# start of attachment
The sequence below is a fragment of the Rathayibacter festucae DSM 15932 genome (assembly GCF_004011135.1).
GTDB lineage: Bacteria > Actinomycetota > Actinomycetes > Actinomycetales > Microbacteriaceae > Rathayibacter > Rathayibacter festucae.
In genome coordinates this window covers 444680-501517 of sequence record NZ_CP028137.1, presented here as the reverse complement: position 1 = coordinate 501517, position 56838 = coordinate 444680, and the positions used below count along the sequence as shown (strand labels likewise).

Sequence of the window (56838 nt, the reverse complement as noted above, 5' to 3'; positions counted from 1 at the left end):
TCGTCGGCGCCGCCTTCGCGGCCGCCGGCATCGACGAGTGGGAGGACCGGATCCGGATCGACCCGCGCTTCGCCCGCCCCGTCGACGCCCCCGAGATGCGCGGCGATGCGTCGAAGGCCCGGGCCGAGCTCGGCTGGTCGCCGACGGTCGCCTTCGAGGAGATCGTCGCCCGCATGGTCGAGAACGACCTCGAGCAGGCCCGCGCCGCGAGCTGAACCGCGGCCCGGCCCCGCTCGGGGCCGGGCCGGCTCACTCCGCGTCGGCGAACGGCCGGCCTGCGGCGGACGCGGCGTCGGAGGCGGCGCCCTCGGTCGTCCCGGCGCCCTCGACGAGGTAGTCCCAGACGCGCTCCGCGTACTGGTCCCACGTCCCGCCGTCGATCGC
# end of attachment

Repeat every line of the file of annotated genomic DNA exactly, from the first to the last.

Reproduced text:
The sequence below is a fragment of the Rathayibacter festucae DSM 15932 genome (assembly GCF_004011135.1).
GTDB lineage: Bacteria > Actinomycetota > Actinomycetes > Actinomycetales > Microbacteriaceae > Rathayibacter > Rathayibacter festucae.
In genome coordinates this window covers 444680-501517 of sequence record NZ_CP028137.1, presented here as the reverse complement: position 1 = coordinate 501517, position 56838 = coordinate 444680, and the positions used below count along the sequence as shown (strand labels likewise).

Sequence of the window (56838 nt, the reverse complement as noted above, 5' to 3'; positions counted from 1 at the left end):
TCGTCGGCGCCGCCTTCGCGGCCGCCGGCATCGACGAGTGGGAGGACCGGATCCGGATCGACCCGCGCTTCGCCCGCCCCGTCGACGCCCCCGAGATGCGCGGCGATGCGTCGAAGGCCCGGGCCGAGCTCGGCTGGTCGCCGACGGTCGCCTTCGAGGAGATCGTCGCCCGCATGGTCGAGAACGACCTCGAGCAGGCCCGCGCCGCGAGCTGAACCGCGGCCCGGCCCCGCTCGGGGCCGGGCCGGCTCACTCCGCGTCGGCGAACGGCCGGCCTGCGGCGGACGCGGCGTCGGAGGCGGCGCCCTCGGTCGTCCCGGCGCCCTCGACGAGGTAGTCCCAGACGCGCTCCGCGTACTGGTCCCACGTCCCGCCGTCGATCGC